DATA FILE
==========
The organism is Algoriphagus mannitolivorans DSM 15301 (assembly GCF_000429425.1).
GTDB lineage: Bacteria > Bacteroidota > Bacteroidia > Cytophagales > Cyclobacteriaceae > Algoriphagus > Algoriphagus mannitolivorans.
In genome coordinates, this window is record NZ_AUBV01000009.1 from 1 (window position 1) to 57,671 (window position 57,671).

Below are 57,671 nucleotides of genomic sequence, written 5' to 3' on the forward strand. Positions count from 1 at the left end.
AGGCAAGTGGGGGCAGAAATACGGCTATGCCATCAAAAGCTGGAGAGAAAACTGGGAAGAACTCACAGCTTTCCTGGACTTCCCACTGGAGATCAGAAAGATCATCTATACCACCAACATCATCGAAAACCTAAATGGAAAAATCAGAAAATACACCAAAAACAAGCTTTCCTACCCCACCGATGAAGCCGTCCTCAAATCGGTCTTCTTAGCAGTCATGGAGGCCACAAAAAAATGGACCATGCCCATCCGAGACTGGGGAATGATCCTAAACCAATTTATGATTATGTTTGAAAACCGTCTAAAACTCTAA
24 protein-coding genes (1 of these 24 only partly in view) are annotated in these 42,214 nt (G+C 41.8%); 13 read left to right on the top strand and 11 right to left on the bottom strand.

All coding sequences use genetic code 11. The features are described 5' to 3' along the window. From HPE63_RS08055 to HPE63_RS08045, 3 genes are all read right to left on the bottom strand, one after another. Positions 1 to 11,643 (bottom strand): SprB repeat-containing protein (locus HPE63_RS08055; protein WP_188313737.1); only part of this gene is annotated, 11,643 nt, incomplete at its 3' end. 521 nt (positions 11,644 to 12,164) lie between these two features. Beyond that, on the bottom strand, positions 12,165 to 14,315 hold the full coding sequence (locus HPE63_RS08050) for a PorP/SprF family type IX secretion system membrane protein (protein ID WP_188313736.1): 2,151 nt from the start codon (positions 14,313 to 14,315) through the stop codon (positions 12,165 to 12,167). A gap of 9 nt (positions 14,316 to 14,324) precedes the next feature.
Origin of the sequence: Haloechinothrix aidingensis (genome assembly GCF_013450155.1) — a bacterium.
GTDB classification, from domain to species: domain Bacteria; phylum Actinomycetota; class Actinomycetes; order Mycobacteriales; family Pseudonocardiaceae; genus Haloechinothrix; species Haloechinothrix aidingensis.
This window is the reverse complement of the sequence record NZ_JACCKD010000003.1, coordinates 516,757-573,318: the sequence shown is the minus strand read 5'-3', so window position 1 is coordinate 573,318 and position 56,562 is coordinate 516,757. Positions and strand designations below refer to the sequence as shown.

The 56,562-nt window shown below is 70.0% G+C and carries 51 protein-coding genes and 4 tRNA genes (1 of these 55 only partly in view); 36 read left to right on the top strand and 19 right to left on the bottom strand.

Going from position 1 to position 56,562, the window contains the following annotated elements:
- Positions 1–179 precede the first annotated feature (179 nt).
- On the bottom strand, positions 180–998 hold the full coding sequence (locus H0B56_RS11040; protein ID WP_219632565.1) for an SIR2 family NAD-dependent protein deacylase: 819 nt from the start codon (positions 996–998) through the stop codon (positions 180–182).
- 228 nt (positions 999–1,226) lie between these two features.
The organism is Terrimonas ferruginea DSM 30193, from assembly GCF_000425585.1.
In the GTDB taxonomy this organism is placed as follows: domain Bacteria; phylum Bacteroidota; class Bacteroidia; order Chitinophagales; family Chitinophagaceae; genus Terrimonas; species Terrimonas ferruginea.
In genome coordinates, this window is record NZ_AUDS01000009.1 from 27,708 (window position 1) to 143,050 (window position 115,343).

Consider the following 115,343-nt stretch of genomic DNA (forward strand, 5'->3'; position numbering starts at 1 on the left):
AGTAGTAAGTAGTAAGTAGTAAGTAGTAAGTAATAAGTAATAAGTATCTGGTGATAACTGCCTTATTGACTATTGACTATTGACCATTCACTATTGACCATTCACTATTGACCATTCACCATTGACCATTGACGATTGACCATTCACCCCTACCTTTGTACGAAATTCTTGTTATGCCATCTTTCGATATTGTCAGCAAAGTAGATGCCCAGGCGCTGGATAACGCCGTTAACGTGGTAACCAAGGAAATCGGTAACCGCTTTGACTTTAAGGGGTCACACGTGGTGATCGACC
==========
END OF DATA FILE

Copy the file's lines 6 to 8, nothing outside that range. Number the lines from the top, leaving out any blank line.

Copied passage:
24 protein-coding genes (1 of these 24 only partly in view) are annotated in these 42,214 nt (G+C 41.8%); 13 read left to right on the top strand and 11 right to left on the bottom strand.

All coding sequences use genetic code 11. The features are described 5' to 3' along the window. From HPE63_RS08055 to HPE63_RS08045, 3 genes are all read right to left on the bottom strand, one after another. Positions 1 to 11,643 (bottom strand): SprB repeat-containing protein (locus HPE63_RS08055; protein WP_188313737.1); only part of this gene is annotated, 11,643 nt, incomplete at its 3' end. 521 nt (positions 11,644 to 12,164) lie between these two features. Beyond that, on the bottom strand, positions 12,165 to 14,315 hold the full coding sequence (locus HPE63_RS08050) for a PorP/SprF family type IX secretion system membrane protein (protein ID WP_188313736.1): 2,151 nt from the start codon (positions 14,313 to 14,315) through the stop codon (positions 12,165 to 12,167). A gap of 9 nt (positions 14,316 to 14,324) precedes the next feature.
Origin of the sequence: Haloechinothrix aidingensis (genome assembly GCF_013450155.1) — a bacterium.